EMBED and validation

David G. Durand dgd at cs.bu.edu
Fri Nov 28 20:31:54 GMT 1997

At 9:16 AM -0000 11/28/97, Peter Murray-Rust wrote:
>You approve that it must/needNot be XML. For me the latter is essential.
>Sometime ago I proposed an extra attribute MIME to describe the MIME type
>of the target HREF. (Note that this is NOT always available from
>contentType since it may be a local file. If this doesn't get into the
>SPEC, I suggest we need an XDEV attribute and I proposed that 2 days ago...

That's what NOTATION is for. Use an external entity, and makes its notation
be the MIME type of the content, and then you're all set.

>The more I think about this, the more I think we have to delineate the
>possible actions and systematise them here.  I think some people will want
>to treat XML-LINK as simply like HTML, others will want automatic
>inclusion. Since I am not a hypermedia expert, I am hoping to get some

This is all a question for the stylesheet/processing langagues, and not for
XML per se.

>>Is the application supposed to treat this chunk as (hopefully) well-formed
>>in a separate parsing process? Would it be legitimate for an application to
>As with all tricky questions on XML the answer is 'application-dependent'.
>So - if we can agree some semantics here that would be very helpful.

not strictly correct. the stylesheet processing is application dependent.
The validation is _not allowed_ as part of XML validation. You can of
course require that your application limit the valid XML documents that it
will process, but then you are limiting the documents that it will process,
which may not be a good idea.

>>fold EMBEDded chunks into the document containing the link for purposes of
>>styling in particular but also validation in certain circumstances?  Many
>Yes, if the application has been written to do so :-)

Styling yes, validation no.

>I shall make something like this available in JUMBO. All the guts are
>there, it's just agreeing on the public face - i.e. whether there is an
>XDEV attribute
>Again it may be possible to request the application to supply styling and
>DTD (e.g. through an XDEV attribute or PI).  Again I'd like to see public
>discussion on this.

For an XML document, you can refer to the whole document and use extended
pointers to pick out the linked sub-part -- this lets you get DTD, and
content-type (via NOTATION).

>>My instinct is to be as conservative as possible and make sure that all XML
>>chunks EMBEDded by a link could be folded into the linking document without
>>making it invalid, but this is a more radical constraint than I expect most

This is not consevative, but radical, sit it imposes an ad-hoc constrain on
linking, based on a limited processing model.

>I think it is far better to have the semantics explicit and in the open,
>rather than for different application developers to think what is best
>here. This is an area where - without XDEV - we have severe problems of
>interoperability. I know that a lot of people think that interoperable XML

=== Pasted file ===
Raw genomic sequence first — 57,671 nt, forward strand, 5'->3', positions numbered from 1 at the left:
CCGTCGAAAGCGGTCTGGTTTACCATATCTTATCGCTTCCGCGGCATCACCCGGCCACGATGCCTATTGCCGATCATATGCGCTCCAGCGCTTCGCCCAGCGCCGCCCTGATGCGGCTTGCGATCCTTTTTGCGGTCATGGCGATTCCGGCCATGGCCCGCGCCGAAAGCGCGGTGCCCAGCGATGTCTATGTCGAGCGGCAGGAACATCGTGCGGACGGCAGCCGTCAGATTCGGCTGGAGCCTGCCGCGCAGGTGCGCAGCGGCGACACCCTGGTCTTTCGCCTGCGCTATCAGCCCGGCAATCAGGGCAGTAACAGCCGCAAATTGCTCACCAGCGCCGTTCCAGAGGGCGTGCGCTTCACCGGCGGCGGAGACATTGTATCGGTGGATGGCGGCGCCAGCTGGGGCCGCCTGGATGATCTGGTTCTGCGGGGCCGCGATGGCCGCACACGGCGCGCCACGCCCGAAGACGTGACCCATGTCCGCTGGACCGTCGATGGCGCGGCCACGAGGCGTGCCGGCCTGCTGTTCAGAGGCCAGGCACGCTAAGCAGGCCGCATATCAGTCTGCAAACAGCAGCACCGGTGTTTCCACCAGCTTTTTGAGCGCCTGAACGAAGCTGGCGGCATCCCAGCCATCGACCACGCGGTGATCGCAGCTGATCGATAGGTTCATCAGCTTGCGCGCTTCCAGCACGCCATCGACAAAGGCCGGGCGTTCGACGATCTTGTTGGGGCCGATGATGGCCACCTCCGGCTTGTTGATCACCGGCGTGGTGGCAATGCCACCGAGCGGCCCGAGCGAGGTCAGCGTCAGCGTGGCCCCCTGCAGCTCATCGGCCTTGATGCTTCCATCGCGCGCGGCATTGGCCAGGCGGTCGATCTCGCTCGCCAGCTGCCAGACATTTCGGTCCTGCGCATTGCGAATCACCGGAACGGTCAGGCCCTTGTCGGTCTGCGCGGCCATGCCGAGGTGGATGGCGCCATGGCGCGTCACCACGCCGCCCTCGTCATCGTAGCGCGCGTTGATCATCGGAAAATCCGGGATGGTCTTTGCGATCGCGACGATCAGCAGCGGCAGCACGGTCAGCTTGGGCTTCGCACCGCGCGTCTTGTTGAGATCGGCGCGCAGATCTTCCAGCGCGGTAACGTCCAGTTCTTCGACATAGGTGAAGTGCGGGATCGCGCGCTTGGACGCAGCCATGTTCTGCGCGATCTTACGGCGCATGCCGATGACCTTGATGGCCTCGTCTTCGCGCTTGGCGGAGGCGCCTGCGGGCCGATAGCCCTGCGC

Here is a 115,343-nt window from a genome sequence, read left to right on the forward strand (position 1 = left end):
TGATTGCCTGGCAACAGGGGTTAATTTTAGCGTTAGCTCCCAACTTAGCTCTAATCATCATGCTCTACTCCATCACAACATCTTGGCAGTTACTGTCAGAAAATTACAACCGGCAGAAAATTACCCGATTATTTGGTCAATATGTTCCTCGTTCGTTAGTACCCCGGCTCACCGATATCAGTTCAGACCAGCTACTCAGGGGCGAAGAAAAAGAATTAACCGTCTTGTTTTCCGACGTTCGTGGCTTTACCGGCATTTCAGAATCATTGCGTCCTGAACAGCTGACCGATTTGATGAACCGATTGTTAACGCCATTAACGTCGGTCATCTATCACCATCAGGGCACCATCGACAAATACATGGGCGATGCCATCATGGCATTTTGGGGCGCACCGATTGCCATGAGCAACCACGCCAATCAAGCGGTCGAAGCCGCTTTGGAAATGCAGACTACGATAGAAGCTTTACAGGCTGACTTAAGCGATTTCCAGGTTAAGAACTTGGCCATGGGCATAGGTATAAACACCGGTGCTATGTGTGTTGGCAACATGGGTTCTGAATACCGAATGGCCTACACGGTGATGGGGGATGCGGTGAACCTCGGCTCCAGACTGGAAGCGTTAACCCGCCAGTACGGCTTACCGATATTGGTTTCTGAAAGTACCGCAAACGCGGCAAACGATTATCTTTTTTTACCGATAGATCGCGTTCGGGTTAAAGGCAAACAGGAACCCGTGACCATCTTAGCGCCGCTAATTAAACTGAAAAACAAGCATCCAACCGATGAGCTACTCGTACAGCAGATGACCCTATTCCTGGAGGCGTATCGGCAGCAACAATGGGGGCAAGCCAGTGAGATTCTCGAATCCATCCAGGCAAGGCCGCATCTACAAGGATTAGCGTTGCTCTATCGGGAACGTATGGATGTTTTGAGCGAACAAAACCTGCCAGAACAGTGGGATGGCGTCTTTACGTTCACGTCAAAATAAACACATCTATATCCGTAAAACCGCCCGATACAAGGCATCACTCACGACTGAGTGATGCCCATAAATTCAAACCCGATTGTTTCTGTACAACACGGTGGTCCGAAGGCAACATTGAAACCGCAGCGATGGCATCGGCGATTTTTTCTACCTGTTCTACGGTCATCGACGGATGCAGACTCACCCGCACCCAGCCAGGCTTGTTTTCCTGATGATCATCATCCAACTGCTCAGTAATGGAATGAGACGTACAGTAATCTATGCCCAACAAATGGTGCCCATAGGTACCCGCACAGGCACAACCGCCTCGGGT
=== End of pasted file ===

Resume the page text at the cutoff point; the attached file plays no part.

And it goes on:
>applications is Quixotic, but *I* believe it's possible if we have the
>communal will. Otherwise the average user will pick up application A and
>find their HREFs folded in and swear and curse when application B doesn't.
>Remember, if you don't like what I'm suggesting, you don't even have to
>read it :-)

No, interoperable in the sense you mean (interoperable without a
particualar stylesheet to interpret against) is in fact a gigantic mistake
that XML is designed to help peopole avoid. The point of XML is to separate
rendering and other processing from document representation and semantics.
This means that no viewer can process an XMl document for display wothout a
separate specification of what display is desired. It will be possible to
test application compatibility when applications take XSL document + XML
document pairs. An XML document in isolation intentionally does _not_ have
a single correct display. _Any_ display driven by a consistent
transformation from the XML source is in some sense a sensible view _for
some application._

>>developers would like.  Leaving this behavior up to the application is
>>probably the only course available at present, but I suspect this practice
>>lead to considerable chaos.
>See the idealistic ideas above :-)

Without a formatting specification you can't display an XML document
"interoperably". With such a specification, it's a relatively simple matter
of program correctness to determine whether you have or not.

>Yup - it has revolutionised my thinking. It means I can through away 50% of
>my code because there are general solutions. XML-LINK EXTENDED is even more
>fun. I shall have some proposals there :-)

I'm glad to hear this. None of the problems you are mentioning are
insignificant, but they are almost all problems for XSL, and _not_ XML

  -- David

David Durand              dgd at cs.bu.edu  \  david at dynamicDiagrams.com
Boston University Computer Science        \  Sr. Analyst
http://www.cs.bu.edu/students/grads/dgd/   \  Dynamic Diagrams
--------------------------------------------\  http://www.dynamicDiagrams.com/
MAPA: mapping for the WWW                    \__________________________

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